Make sure everyone is on board with getting a dog or puppy too. It’s much harder if there are two of you and only one person does all the walks, toilet training, and so on. You need to all be on the same page and prepared to show consistency in training.

The more you prepare, the better equipped you’ll be, and the less likely it is that you’ll regret getting a dog (or puppy).


You Will Experience the Puppy Blues

Yes, even if you’re well prepared, this can still happen.

I spent a year researching the idea of getting a puppy before I got Freya. Despite this, and despite knowing the grooming demands of a Bichon, I still felt frustrated and stressed to start with. It turns out I was going through the puppy blues.

It was a massive change in my life. However, it was one I adjusted to. I was also aware that Freya was experiencing a massive change. She settled in okay, but it took time.

Tiredness often magnifies what you’re feeling too. If you feel frustrated, upset, or regretful, it could well be a kneejerk reaction to the situation. Give yourself time.

Whenever I struggled, I usually felt better after some sleep. Even if I had to nap when Freya did!

Bottom line? The puppy blues usually pass. It doesn’t normally take long either. I read a thread on Reddit about a guy who bought a Husky puppy and regretted it. He admitted to being in tears wondering what he had done.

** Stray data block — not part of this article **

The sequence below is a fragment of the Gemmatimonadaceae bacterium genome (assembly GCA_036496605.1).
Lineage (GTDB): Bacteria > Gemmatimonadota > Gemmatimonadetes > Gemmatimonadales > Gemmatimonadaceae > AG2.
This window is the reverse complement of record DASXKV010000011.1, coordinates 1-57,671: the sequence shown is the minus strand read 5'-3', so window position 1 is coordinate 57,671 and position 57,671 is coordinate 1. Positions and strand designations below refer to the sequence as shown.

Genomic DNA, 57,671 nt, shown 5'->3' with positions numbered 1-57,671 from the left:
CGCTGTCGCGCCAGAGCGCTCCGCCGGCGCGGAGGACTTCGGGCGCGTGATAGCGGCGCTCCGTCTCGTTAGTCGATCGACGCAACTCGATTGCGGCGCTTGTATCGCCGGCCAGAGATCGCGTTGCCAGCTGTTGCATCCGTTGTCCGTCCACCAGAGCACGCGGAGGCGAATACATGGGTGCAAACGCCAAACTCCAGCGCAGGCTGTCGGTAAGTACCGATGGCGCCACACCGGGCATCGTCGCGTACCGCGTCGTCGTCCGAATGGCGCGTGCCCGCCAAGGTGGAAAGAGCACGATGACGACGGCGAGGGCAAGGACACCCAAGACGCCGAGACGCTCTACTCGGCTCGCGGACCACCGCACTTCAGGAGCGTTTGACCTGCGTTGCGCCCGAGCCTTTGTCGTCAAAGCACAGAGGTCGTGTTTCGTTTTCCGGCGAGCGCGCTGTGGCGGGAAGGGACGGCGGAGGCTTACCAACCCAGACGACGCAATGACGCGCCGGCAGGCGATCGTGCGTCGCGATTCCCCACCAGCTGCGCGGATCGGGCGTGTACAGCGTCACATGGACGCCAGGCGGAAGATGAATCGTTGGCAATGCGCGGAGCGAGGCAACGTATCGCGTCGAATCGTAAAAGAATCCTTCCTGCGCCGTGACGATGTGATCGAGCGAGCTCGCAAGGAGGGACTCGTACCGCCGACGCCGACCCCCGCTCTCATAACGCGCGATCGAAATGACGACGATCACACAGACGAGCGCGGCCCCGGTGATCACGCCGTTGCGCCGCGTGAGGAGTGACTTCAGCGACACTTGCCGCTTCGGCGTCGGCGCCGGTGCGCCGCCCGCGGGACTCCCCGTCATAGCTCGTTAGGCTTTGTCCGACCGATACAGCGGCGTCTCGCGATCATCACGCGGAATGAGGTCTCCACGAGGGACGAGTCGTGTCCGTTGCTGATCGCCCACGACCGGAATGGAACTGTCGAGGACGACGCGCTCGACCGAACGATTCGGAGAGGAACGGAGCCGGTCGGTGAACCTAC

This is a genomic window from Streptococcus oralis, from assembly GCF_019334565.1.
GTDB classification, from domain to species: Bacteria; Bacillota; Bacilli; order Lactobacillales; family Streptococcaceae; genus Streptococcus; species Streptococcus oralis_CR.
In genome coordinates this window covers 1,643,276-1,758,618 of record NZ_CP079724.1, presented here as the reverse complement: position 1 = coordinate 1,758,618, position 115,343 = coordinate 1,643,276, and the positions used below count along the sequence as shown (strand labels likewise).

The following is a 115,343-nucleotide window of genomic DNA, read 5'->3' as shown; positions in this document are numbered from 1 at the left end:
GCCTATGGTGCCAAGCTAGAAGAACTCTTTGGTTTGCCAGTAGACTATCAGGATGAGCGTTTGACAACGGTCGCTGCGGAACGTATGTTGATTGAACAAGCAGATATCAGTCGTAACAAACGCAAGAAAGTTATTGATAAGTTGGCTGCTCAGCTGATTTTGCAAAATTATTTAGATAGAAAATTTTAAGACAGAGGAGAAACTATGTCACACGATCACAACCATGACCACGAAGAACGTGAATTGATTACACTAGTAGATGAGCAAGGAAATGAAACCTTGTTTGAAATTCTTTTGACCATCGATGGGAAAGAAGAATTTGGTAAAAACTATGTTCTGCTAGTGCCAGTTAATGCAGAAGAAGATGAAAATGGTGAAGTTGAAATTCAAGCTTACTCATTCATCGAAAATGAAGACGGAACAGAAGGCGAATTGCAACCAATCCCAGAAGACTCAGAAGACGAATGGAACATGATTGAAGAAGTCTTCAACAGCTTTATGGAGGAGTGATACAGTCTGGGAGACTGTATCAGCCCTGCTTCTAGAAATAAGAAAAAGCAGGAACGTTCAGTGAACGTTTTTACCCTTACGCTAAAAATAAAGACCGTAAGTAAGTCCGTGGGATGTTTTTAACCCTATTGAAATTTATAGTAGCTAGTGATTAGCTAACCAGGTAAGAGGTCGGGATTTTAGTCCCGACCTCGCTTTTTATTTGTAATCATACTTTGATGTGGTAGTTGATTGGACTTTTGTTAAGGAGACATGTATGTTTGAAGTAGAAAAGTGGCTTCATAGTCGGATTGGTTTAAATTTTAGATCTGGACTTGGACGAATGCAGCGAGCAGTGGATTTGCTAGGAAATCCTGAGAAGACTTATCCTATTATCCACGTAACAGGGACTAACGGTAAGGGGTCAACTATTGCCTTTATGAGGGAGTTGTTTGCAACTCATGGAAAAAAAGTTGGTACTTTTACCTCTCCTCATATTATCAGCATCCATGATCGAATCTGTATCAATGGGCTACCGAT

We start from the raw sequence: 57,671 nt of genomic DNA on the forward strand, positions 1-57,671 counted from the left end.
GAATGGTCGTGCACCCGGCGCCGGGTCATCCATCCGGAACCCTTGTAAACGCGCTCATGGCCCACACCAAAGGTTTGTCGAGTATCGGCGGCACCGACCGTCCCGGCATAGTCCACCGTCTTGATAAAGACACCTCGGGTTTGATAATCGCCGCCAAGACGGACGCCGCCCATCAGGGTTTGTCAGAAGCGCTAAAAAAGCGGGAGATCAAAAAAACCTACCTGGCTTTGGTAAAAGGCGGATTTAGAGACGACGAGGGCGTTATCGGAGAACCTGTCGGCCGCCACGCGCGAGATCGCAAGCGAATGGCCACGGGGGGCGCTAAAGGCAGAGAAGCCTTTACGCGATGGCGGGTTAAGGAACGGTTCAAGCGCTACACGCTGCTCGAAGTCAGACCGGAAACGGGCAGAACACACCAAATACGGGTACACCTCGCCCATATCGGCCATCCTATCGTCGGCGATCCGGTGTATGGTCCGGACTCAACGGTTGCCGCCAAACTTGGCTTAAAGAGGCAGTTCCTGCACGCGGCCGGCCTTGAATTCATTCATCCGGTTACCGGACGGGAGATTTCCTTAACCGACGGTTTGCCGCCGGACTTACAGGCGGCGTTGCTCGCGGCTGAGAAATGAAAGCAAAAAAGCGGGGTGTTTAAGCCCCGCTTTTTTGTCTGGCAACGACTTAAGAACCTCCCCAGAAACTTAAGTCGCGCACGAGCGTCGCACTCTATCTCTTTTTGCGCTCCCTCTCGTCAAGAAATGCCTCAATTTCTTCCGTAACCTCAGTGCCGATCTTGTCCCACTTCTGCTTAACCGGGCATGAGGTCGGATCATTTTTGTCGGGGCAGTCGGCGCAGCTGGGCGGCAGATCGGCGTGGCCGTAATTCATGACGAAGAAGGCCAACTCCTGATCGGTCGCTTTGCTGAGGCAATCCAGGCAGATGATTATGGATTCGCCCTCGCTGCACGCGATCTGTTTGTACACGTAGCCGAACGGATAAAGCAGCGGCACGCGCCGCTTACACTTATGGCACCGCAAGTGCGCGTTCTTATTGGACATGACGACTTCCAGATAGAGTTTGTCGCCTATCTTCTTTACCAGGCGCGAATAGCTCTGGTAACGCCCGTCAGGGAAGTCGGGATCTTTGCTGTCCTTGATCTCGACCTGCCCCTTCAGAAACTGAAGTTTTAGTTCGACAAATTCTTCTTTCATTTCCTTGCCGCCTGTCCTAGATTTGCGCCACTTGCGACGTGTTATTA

He updated the thread to say he felt better (he’d had some sleep!) and was going to persevere. So many people shared similar experiences. Everyone said this period passed.

Lots of people with puppies  experience similar moments of regret. Every one that I know have said that it got easier.


Regret is Less Likely if You Are Prepared

I work from home, so I could adjust my schedule when needed. Luckily, Freya stayed dry through the night quite early, so I didn’t need to get up for toileting that often.

That said, I was lucky. If you get a puppy, you should be prepared to wake up through the night for the first few weeks.

Potty training is one of the most important parts of bringing up a puppy. You need to follow a plan and stick to it. Even then, it takes a while before your pup gets the hang of it.